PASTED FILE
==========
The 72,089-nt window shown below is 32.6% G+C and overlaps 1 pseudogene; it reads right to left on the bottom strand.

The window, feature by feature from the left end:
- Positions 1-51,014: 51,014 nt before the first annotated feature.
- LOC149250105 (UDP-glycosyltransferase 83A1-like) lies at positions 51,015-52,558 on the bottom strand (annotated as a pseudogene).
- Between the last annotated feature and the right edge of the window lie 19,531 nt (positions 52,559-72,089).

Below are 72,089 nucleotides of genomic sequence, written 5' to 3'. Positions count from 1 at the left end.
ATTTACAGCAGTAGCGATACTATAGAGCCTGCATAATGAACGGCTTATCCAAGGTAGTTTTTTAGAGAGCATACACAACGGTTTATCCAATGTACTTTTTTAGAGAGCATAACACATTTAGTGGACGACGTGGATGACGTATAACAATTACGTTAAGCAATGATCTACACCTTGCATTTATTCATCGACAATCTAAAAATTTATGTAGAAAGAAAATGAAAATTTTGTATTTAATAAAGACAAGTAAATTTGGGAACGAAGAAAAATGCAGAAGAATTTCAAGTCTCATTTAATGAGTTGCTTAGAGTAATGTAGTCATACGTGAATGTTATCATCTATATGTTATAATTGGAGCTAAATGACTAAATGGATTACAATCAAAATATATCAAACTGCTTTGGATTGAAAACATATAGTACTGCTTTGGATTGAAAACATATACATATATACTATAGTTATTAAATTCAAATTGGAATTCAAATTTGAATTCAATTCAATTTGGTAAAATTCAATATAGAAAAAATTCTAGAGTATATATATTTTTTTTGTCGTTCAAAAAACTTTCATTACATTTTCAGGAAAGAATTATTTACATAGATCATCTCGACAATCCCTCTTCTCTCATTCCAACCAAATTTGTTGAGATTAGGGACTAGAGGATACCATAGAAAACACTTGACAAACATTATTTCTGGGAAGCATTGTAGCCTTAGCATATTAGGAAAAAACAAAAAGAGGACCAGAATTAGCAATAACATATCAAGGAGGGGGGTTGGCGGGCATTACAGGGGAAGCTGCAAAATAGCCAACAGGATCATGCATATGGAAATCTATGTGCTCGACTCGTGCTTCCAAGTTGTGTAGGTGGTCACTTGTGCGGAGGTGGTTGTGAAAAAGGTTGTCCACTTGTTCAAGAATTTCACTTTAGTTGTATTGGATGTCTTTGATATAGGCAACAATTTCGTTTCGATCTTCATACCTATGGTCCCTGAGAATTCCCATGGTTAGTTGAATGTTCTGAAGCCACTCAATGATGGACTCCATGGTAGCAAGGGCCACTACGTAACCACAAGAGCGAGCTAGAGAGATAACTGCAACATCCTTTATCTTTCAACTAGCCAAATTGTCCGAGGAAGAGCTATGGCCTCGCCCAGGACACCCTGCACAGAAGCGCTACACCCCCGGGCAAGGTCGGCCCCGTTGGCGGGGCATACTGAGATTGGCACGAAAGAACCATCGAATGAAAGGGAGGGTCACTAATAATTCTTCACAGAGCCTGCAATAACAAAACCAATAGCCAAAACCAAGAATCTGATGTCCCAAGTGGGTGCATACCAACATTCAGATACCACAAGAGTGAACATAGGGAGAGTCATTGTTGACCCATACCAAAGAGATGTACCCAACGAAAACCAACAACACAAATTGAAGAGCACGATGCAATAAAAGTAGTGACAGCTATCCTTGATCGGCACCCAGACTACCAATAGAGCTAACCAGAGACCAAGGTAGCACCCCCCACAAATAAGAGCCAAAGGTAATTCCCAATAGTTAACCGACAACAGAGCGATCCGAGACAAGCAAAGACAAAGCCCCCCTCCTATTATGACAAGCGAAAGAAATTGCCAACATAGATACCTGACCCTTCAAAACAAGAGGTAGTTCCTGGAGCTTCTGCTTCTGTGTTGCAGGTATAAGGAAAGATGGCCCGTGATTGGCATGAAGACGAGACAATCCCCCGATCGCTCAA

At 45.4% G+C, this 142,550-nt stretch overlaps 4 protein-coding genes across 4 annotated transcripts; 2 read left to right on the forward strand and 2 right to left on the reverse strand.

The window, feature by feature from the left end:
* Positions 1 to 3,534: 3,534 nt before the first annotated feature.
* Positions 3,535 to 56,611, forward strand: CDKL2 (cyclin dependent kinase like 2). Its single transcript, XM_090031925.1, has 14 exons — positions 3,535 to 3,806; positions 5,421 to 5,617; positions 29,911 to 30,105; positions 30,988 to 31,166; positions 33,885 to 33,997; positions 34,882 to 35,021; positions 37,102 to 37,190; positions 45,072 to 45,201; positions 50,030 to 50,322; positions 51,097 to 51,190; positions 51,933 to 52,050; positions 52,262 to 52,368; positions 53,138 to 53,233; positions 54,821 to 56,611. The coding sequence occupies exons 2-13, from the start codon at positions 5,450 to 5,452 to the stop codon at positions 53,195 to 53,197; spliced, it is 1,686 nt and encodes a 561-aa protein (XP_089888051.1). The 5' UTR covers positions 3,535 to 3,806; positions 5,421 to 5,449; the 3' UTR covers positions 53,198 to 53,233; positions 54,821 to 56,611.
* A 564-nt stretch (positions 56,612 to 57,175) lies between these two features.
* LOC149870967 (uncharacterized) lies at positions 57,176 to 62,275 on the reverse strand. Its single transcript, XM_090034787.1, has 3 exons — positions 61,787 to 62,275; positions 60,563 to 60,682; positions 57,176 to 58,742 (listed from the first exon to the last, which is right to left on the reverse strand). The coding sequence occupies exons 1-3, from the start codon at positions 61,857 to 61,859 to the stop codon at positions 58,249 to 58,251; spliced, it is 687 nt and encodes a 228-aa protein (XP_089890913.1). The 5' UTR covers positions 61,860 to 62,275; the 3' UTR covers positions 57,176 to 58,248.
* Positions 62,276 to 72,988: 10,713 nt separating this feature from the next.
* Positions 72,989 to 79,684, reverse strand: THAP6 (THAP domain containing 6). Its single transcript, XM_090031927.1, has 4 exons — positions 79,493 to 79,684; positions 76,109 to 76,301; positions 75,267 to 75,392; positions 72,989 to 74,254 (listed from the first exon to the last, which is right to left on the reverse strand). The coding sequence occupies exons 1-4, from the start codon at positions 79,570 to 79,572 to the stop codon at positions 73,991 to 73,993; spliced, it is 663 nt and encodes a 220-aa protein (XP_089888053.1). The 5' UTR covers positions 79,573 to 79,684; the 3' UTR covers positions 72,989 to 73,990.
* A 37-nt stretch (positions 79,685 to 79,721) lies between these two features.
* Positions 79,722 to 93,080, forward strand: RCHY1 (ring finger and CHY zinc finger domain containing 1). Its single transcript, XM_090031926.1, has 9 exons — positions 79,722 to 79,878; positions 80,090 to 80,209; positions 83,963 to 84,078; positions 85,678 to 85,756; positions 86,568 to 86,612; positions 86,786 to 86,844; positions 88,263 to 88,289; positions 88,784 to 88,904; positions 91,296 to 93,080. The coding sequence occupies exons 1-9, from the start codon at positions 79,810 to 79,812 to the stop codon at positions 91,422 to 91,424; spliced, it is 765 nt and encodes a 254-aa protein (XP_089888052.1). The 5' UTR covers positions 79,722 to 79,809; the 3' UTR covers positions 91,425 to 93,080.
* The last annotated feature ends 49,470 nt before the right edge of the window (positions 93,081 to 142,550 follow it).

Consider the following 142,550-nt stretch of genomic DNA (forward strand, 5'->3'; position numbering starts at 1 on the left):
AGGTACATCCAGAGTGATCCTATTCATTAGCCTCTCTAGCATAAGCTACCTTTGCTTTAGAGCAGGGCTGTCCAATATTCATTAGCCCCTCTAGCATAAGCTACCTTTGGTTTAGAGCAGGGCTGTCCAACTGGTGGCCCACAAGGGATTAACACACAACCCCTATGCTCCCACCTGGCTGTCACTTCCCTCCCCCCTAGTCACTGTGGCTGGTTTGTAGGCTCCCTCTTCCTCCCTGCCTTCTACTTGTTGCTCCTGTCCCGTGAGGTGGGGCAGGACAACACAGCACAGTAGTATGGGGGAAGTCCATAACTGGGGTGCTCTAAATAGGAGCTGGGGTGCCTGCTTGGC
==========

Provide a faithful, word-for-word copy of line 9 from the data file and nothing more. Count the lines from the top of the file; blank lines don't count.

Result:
The window, feature by feature from the left end: